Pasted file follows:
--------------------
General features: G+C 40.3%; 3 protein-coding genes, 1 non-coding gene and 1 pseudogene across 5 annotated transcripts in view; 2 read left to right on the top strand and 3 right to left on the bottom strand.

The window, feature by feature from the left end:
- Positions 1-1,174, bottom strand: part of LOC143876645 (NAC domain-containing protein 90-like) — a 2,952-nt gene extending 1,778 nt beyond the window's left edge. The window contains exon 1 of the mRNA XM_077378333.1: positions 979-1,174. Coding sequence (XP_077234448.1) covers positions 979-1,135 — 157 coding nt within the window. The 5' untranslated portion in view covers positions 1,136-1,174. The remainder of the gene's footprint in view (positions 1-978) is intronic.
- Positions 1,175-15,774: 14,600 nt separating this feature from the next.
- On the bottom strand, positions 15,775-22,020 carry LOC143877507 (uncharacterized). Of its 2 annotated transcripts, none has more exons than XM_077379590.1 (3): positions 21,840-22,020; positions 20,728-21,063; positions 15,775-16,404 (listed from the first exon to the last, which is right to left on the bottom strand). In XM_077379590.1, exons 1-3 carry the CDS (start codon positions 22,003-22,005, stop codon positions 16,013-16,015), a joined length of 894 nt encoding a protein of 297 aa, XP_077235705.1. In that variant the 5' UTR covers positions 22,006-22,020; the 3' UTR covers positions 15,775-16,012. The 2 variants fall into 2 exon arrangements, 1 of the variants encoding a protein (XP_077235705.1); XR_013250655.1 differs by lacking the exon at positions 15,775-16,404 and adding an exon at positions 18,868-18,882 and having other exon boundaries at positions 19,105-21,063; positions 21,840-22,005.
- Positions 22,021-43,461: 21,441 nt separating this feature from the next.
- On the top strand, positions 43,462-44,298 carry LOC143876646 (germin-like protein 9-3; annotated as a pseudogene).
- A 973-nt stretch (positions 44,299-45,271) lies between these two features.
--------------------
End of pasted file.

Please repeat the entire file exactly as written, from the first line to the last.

General features: G+C 40.3%; 3 protein-coding genes, 1 non-coding gene and 1 pseudogene across 5 annotated transcripts in view; 2 read left to right on the top strand and 3 right to left on the bottom strand.

The window, feature by feature from the left end:
- Positions 1-1,174, bottom strand: part of LOC143876645 (NAC domain-containing protein 90-like) — a 2,952-nt gene extending 1,778 nt beyond the window's left edge. The window contains exon 1 of the mRNA XM_077378333.1: positions 979-1,174. Coding sequence (XP_077234448.1) covers positions 979-1,135 — 157 coding nt within the window. The 5' untranslated portion in view covers positions 1,136-1,174. The remainder of the gene's footprint in view (positions 1-978) is intronic.
- Positions 1,175-15,774: 14,600 nt separating this feature from the next.
- On the bottom strand, positions 15,775-22,020 carry LOC143877507 (uncharacterized). Of its 2 annotated transcripts, none has more exons than XM_077379590.1 (3): positions 21,840-22,020; positions 20,728-21,063; positions 15,775-16,404 (listed from the first exon to the last, which is right to left on the bottom strand). In XM_077379590.1, exons 1-3 carry the CDS (start codon positions 22,003-22,005, stop codon positions 16,013-16,015), a joined length of 894 nt encoding a protein of 297 aa, XP_077235705.1. In that variant the 5' UTR covers positions 22,006-22,020; the 3' UTR covers positions 15,775-16,012. The 2 variants fall into 2 exon arrangements, 1 of the variants encoding a protein (XP_077235705.1); XR_013250655.1 differs by lacking the exon at positions 15,775-16,404 and adding an exon at positions 18,868-18,882 and having other exon boundaries at positions 19,105-21,063; positions 21,840-22,005.
- Positions 22,021-43,461: 21,441 nt separating this feature from the next.
- On the top strand, positions 43,462-44,298 carry LOC143876646 (germin-like protein 9-3; annotated as a pseudogene).
- A 973-nt stretch (positions 44,299-45,271) lies between these two features.